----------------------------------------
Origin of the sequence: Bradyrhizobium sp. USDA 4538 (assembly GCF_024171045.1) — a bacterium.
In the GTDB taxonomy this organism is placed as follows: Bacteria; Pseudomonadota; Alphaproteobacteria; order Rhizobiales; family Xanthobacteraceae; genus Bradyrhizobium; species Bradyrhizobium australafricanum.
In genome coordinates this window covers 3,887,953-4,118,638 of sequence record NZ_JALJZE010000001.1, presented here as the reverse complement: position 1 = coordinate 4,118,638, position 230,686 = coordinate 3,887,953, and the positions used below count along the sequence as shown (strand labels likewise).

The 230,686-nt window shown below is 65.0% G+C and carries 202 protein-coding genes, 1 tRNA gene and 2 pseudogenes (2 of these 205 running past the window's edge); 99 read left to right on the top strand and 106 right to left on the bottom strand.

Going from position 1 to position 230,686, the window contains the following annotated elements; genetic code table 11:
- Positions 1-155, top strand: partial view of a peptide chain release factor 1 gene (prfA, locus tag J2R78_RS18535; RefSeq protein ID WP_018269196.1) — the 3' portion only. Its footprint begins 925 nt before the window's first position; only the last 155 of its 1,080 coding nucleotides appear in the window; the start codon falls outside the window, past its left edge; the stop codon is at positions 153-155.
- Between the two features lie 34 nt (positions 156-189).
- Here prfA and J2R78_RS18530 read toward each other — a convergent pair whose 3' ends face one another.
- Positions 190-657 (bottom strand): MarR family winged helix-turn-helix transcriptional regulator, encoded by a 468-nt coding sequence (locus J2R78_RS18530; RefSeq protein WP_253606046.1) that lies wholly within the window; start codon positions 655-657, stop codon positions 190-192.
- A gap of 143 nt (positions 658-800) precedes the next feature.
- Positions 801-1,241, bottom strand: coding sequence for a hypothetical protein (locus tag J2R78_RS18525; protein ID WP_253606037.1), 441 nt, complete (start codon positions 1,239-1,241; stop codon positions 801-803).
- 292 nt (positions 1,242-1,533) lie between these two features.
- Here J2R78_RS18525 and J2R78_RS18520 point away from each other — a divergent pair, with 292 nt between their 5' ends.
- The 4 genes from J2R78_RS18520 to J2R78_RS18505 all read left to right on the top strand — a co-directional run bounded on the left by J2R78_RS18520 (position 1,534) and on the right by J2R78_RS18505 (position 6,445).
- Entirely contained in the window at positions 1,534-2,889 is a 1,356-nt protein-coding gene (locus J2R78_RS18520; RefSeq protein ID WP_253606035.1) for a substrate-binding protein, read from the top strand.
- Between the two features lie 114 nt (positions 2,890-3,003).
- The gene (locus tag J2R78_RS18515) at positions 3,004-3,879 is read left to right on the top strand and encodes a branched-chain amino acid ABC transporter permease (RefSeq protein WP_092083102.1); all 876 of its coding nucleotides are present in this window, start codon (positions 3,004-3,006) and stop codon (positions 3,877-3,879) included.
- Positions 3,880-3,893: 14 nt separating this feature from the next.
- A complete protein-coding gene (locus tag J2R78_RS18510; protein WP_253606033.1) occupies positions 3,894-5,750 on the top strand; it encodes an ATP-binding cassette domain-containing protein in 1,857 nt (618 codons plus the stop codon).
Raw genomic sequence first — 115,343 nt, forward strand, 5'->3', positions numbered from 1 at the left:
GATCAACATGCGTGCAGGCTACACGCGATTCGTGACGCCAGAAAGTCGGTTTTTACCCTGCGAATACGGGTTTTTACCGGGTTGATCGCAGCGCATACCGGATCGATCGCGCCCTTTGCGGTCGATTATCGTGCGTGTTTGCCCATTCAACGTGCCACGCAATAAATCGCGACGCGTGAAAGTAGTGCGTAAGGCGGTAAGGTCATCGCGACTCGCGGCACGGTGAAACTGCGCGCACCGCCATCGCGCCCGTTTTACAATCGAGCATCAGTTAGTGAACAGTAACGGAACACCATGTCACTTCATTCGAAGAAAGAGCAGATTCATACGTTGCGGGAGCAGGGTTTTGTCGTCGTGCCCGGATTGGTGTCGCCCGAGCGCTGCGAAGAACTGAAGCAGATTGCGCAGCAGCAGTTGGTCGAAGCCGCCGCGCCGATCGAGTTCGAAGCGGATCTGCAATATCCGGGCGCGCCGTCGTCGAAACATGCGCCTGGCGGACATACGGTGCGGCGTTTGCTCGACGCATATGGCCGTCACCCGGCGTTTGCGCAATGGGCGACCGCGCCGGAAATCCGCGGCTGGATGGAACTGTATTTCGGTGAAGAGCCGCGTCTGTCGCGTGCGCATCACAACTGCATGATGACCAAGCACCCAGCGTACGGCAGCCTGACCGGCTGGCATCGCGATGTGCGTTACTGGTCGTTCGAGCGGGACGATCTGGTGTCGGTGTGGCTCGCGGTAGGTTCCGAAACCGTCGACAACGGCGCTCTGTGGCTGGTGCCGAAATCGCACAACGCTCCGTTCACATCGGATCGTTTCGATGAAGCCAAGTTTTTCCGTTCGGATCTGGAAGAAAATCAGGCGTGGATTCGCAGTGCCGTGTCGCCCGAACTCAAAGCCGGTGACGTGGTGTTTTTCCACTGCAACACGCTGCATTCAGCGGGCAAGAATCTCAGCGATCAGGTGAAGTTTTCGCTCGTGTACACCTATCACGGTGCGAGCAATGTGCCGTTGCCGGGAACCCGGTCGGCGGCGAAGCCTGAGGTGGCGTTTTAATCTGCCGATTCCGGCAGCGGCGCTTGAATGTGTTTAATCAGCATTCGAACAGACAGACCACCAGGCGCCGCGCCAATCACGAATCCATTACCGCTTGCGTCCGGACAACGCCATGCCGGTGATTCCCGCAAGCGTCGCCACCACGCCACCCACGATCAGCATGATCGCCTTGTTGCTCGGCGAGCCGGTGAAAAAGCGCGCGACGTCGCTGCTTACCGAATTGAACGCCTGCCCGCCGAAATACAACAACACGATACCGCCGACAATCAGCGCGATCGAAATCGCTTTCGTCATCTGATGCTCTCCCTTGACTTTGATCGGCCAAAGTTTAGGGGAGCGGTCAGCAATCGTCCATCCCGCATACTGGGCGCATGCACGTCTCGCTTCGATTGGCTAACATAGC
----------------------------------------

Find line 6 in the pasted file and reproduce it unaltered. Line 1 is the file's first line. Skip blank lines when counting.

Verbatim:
- Positions 1-155, top strand: partial view of a peptide chain release factor 1 gene (prfA, locus tag J2R78_RS18535; RefSeq protein ID WP_018269196.1) — the 3' portion only. Its footprint begins 925 nt before the window's first position; only the last 155 of its 1,080 coding nucleotides appear in the window; the start codon falls outside the window, past its left edge; the stop codon is at positions 153-155.